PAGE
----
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      Stimulation of Hepatocyte Growth Factor in Human Acute Renal Failure

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          Hepatocyte growth factor (HGF) is a potent mitogen for tubular cells. Experimental injury to the kidney is associated with HGF release both locally and by distant organs stimulated by circulating ‘injurins’. In this study, the serum HGF concentration was measured in patients with acute renal failure (ARF). Normal subjects and chronic renal failure patients either not on dialysis or on regular dialysis treatment served as controls. Human mesangial cells were incubated with sera from ARF patients and controls. The serum HGF concentration was strikingly increased in ARF patients (478 ± 68 ng/dl) and was normal in chronic renal failure patients not on dialysis (20 ± 3 ng/dl) and in those on regular dialysis treatment (25 ± 3 ng/dl). Serum of ARF patients strongly stimulated HGF release from mesangial cells (1,384 ± 55 ng/ml) in comparison with normal serum (67 ± 10 ng/ml). These results indicate that in ARF HGF participates in tubular repair both as an endocrine factor, released in the circulation, and as a paracrine substance, diffusing to the tubules from the mesangium.

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          Hepatocyte growth factor is a potent angiogenic factor which stimulates endothelial cell motility and growth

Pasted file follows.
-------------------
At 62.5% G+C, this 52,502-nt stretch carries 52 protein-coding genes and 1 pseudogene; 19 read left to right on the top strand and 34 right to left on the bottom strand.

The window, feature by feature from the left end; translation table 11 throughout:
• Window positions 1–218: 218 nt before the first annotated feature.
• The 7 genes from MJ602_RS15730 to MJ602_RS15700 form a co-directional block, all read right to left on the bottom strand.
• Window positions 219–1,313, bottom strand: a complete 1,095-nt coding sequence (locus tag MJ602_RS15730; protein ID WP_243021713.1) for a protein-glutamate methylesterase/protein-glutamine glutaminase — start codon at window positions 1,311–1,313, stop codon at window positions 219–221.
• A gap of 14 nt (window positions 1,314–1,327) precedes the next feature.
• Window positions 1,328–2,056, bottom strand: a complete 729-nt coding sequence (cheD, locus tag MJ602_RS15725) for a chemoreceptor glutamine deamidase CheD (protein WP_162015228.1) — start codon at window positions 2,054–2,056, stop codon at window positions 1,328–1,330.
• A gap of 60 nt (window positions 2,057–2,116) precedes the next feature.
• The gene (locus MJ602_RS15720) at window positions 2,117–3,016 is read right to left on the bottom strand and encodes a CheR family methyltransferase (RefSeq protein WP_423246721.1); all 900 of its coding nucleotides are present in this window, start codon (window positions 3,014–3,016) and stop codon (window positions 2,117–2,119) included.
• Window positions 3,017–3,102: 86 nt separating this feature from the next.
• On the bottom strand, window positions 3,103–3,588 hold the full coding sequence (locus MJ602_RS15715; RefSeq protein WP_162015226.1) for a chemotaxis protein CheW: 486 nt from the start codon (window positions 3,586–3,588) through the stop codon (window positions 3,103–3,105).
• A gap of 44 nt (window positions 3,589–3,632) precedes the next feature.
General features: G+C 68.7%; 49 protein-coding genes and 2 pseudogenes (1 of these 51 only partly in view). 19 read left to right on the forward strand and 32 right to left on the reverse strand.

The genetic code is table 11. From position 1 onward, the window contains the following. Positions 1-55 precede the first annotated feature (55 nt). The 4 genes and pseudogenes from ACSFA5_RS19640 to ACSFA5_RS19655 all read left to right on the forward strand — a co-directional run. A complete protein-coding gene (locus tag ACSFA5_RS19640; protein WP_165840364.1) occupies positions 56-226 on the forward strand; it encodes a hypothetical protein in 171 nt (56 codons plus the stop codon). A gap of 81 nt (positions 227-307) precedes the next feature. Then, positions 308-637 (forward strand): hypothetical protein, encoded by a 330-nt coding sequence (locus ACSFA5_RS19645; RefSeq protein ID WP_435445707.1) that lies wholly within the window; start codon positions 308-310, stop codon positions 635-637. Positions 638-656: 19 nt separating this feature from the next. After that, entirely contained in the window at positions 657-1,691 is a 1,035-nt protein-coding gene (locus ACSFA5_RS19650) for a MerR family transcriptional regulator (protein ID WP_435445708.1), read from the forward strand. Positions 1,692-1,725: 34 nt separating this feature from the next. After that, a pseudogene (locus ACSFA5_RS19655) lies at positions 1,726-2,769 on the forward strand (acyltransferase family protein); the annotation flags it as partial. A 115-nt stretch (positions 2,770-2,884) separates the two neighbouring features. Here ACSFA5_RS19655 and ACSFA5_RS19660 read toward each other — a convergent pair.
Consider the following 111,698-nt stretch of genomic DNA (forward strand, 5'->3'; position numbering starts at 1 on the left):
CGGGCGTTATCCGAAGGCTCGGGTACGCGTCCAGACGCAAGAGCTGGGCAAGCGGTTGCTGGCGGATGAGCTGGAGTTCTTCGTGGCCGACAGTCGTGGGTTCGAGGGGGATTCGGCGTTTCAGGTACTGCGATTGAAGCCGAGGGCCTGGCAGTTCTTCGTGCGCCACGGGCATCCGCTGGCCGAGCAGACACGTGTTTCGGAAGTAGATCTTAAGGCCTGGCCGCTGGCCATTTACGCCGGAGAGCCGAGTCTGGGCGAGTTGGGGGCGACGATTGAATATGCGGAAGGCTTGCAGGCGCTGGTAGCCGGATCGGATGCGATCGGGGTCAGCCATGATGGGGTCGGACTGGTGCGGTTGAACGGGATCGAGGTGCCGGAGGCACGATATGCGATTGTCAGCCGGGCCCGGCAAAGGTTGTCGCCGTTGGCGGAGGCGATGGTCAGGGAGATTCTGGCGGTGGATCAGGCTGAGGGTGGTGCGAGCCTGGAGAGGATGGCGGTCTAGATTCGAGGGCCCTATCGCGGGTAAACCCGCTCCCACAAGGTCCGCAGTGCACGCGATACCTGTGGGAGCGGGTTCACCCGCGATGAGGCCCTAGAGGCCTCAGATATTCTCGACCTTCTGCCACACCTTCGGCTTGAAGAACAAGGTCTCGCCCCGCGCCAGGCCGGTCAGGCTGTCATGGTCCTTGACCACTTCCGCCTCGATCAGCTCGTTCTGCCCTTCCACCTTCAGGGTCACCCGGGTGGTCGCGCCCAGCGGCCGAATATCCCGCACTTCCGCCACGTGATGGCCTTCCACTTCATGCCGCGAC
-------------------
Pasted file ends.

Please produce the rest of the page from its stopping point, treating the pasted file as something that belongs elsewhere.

Hepatocyte Growth Factor (HGF, also known as Scatter Factor) is a powerful mitogen or motility factor in different cells, acting through the tyrosine kinase receptor encoded by the MET protooncogene. Endothelial cells express the MET gene and expose at the cell surface the mature protein (p190MET) made of a 50 kD (alpha) subunit disulfide linked to a 145-kD (beta) subunit. HGF binding to endothelial cells identifies two sites with different affinities. The higher affinity binding site (Kd = 0.35 nM) corresponds to the p190MET receptor. Sub- nanomolar concentrations of HGF, but not of a recombinant inactive precursor, stimulate the receptor kinase activity, cell proliferation and motility. HGF induces repairs of a wound in endothelial cell monolayer. HGF stimulates the scatter of endothelial cells grown on three-dimensional collagen gels, inducing an elongated phenotype. In the rabbit cornea, highly purified HGF promotes neovascularization at sub-nanomolar concentrations. HGF lacks activities related to hemostasis-thrombosis, inflammation and endothelial cells accessory functions. These data show that HGF is an in vivo potent angiogenic factor and in vitro induces endothelial cells to proliferate and migrate.
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            Hepatocyte growth factor: a multifunctional cytokine

             P Boros,  C.M. Miller (1995)

              Author and article information

              S. Karger AG
              September 1998
              04 September 1998
              : 80
              : 1
              : 41-45
              Unità di Nefrologia e Dialisi, Dipartimento di Medicina Interna e Nefrologia, Università e IRCCS Policlinico San Matteo, Pavia, Italia
              45123 Nephron 1998;80:41–45
              © 1998 S. Karger AG, Basel

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              Figures: 2, Tables: 2, References: 25, Pages: 5
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